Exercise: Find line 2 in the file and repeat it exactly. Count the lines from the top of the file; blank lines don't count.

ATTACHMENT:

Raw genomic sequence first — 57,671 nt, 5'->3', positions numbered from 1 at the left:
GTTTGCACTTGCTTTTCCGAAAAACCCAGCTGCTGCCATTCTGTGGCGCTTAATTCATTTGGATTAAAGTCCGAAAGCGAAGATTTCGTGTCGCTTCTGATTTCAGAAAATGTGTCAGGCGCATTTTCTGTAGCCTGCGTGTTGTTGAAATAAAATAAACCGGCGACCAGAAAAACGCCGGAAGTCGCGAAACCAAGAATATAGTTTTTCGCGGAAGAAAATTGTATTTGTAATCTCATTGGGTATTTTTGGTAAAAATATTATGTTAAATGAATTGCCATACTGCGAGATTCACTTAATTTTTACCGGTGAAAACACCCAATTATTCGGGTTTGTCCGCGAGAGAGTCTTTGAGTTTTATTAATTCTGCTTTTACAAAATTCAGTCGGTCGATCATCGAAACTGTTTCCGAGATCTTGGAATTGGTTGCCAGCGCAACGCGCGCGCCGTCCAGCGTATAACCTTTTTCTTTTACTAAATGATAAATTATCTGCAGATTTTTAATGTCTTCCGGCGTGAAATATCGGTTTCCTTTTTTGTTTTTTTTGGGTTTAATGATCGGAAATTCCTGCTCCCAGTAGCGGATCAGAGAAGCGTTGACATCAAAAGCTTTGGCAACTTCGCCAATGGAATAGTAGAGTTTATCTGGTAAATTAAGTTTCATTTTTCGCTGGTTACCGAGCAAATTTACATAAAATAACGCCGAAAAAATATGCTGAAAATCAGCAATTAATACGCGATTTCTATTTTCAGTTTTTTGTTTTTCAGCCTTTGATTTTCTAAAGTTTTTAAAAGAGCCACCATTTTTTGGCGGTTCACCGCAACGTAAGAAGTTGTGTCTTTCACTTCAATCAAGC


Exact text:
GTTTGCACTTGCTTTTCCGAAAAACCCAGCTGCTGCCATTCTGTGGCGCTTAATTCATTTGGATTAAAGTCCGAAAGCGAAGATTTCGTGTCGCTTCTGATTTCAGAAAATGTGTCAGGCGCATTTTCTGTAGCCTGCGTGTTGTTGAAATAAAATAAACCGGCGACCAGAAAAACGCCGGAAGTCGCGAAACCAAGAATATAGTTTTTCGCGGAAGAAAATTGTATTTGTAATCTCATTGGGTATTTTTGGTAAAAATATTATGTTAAATGAATTGCCATACTGCGAGATTCACTTAATTTTTACCGGTGAAAACACCCAATTATTCGGGTTTGTCCGCGAGAGAGTCTTTGAGTTTTATTAATTCTGCTTTTACAAAATTCAGTCGGTCGATCATCGAAACTGTTTCCGAGATCTTGGAATTGGTTGCCAGCGCAACGCGCGCGCCGTCCAGCGTATAACCTTTTTCTTTTACTAAATGATAAATTATCTGCAGATTTTTAATGTCTTCCGGCGTGAAATATCGGTTTCCTTTTTTGTTTTTTTTGGGTTTAATGATCGGAAATTCCTGCTCCCAGTAGCGGATCAGAGAAGCGTTGACATCAAAAGCTTTGGCAACTTCGCCAATGGAATAGTAGAGTTTATCTGGTAAATTAAGTTTCATTTTTCGCTGGTTACCGAGCAAATTTACATAAAATAACGCCGAAAAAATATGCTGAAAATCAGCAATTAATACGCGATTTCTATTTTCAGTTTTTTGTTTTTCAGCCTTTGATTTTCTAAAGTTTTTAAAAGAGCCACCATTTTTTGGCGGTTCACCGCAACGTAAGAAGTTGTGTCTTTCACTTCAATCAAGC